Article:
Storing human history on a blockchain: Arweave <> Everipedia
Next in our series of permaweb partnerships, we’re delighted to announce that we’ve teamed up with wiki-based encyclopedia Everipedia — a project involving founders from Wikipedia and Genius.com. We’ll be storing the wealth of knowledge that Everipedia preserves on the Arweave, and together, we strive to forever preserve human history on the permaweb.
What is Everipedia?
Everipedia is the largest online English encyclopedia, modernised and re-designed for the digital age; it is similar to Wikipedia except all information is stored and incentivised on a blockchain (as opposed to the hierarchal model that Wikipedia has where users have certain privileges over others). The Everipedia editing interface makes creating and editing wiki’s as easy as using Facebook, and enables users to publish pages containing links, pictures, and videos. Like Wikipedia, Everipedia heavily relies on contributors from all over the world.
The decentralised nature of Everipedia means that users in Turkey, Iran, or China are, for the first time, able to access a plethora of knowledge that has previously been denied; Everipedia has Wikipedia imported and therefore it encompasses all of Wikipedia’s English language content, and much more. Just like Arweave, Everipedia is serverless and there are no gatekeepers controlling the narrative of human knowledge — anybody can make a page, as long as it’s well cited.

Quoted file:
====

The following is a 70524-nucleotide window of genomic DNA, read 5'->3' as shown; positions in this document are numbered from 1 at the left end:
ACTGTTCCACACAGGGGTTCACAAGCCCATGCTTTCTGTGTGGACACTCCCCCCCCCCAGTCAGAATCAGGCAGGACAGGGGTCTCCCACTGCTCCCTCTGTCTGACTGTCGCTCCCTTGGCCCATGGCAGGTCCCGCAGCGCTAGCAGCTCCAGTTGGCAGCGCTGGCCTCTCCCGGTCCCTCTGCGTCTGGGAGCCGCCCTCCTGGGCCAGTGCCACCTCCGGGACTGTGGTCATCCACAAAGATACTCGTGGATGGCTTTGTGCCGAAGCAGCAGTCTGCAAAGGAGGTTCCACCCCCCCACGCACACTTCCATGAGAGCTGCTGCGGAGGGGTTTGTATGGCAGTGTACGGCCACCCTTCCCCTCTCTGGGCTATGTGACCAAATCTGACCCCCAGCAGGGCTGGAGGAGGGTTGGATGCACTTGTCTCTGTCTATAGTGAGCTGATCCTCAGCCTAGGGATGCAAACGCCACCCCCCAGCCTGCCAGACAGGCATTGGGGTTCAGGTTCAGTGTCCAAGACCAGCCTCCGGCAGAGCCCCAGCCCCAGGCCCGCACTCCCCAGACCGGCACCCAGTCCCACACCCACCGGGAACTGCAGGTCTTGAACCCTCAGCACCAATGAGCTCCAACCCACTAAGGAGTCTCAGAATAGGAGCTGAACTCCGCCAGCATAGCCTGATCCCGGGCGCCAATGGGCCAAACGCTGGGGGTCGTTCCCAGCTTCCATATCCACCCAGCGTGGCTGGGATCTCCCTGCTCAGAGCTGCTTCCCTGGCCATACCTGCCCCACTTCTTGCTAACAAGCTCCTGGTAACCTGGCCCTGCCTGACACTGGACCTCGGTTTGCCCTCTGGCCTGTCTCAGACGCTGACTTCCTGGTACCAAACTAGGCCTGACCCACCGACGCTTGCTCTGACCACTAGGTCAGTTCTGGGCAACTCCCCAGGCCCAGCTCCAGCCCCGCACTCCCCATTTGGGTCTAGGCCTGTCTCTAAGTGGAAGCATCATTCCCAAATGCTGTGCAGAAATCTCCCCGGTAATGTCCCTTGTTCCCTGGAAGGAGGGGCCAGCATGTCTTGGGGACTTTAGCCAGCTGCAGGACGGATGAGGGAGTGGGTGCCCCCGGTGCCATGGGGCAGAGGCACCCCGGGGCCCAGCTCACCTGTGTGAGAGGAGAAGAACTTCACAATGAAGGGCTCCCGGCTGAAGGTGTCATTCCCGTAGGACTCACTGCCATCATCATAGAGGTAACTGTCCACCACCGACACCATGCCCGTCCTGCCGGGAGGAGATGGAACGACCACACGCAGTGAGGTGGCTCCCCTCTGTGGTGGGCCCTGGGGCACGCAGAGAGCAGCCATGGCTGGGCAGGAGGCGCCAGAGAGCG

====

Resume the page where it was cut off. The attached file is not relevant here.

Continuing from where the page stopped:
Enabling the knowledge economy
Community members are held accountable for submissions to Everipedia but unlike Wikipedia — where thousands of editors labour for free — Everipedia’s editors get an incentive from the points system, whereby creating articles and approved edits amasses “IQ.” Using EOS blockchain technology, Everipedia converts IQ scores to a token-based currency, giving all existing editors an allotment proportionate to their IQ — and giving them a real, financial stake in the platform.
To prevent bad actors from trying to cash in with ill-founded or deliberately false articles and edits, Everipedia require users to put up a token of their own in order to submit. If their work is accepted, they get their tokens back, plus a little bit extra for their contributions; if not, their tokens get slashed, which essentially means it takes longer for the tokens to be returned to their account to reuse. All holders of IQ are incentivised to create quality, neutral content and to work together in building the reputation of the network.
The model aims to make feasible a fully-autonomous encyclopedia that does not need to rely on advertisements or donations.
Already, we’re storing the articles that account for 80% of the Everipedia traffic on the permaweb and as the wealth of knowledge on the platform grows, we look forward to being part of the mission to preserve human history for future generations.
Want to help guarantee the safety of humanity’s knowledge and earn tokens at the same time? Why not try running an Arweave node!